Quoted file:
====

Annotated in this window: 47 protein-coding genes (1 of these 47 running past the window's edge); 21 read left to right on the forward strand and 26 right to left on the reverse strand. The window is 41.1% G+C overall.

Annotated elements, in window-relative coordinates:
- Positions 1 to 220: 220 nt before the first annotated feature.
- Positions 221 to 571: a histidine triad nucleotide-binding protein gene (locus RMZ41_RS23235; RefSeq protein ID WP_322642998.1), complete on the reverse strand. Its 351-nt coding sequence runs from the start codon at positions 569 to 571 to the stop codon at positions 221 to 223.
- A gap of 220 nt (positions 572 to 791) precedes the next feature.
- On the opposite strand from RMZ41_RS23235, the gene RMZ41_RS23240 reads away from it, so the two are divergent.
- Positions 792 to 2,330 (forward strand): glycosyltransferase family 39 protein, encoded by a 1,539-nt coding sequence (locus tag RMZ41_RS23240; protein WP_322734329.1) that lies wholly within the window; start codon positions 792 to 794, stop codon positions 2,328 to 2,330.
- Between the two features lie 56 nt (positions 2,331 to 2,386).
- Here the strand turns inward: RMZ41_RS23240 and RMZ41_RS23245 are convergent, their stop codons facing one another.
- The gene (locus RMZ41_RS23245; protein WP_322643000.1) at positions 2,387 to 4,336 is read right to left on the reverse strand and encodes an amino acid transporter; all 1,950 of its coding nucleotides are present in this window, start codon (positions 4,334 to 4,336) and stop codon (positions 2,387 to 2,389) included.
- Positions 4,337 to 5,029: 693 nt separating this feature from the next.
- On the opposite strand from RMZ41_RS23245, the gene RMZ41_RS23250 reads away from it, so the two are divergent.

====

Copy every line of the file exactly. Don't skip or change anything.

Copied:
Annotated in this window: 47 protein-coding genes (1 of these 47 running past the window's edge); 21 read left to right on the forward strand and 26 right to left on the reverse strand. The window is 41.1% G+C overall.

Annotated elements, in window-relative coordinates:
- Positions 1 to 220: 220 nt before the first annotated feature.
- Positions 221 to 571: a histidine triad nucleotide-binding protein gene (locus RMZ41_RS23235; RefSeq protein ID WP_322642998.1), complete on the reverse strand. Its 351-nt coding sequence runs from the start codon at positions 569 to 571 to the stop codon at positions 221 to 223.
- A gap of 220 nt (positions 572 to 791) precedes the next feature.
- On the opposite strand from RMZ41_RS23235, the gene RMZ41_RS23240 reads away from it, so the two are divergent.
- Positions 792 to 2,330 (forward strand): glycosyltransferase family 39 protein, encoded by a 1,539-nt coding sequence (locus tag RMZ41_RS23240; protein WP_322734329.1) that lies wholly within the window; start codon positions 792 to 794, stop codon positions 2,328 to 2,330.
- Between the two features lie 56 nt (positions 2,331 to 2,386).
- Here the strand turns inward: RMZ41_RS23240 and RMZ41_RS23245 are convergent, their stop codons facing one another.
- The gene (locus RMZ41_RS23245; protein WP_322643000.1) at positions 2,387 to 4,336 is read right to left on the reverse strand and encodes an amino acid transporter; all 1,950 of its coding nucleotides are present in this window, start codon (positions 4,334 to 4,336) and stop codon (positions 2,387 to 2,389) included.
- Positions 4,337 to 5,029: 693 nt separating this feature from the next.
- On the opposite strand from RMZ41_RS23245, the gene RMZ41_RS23250 reads away from it, so the two are divergent.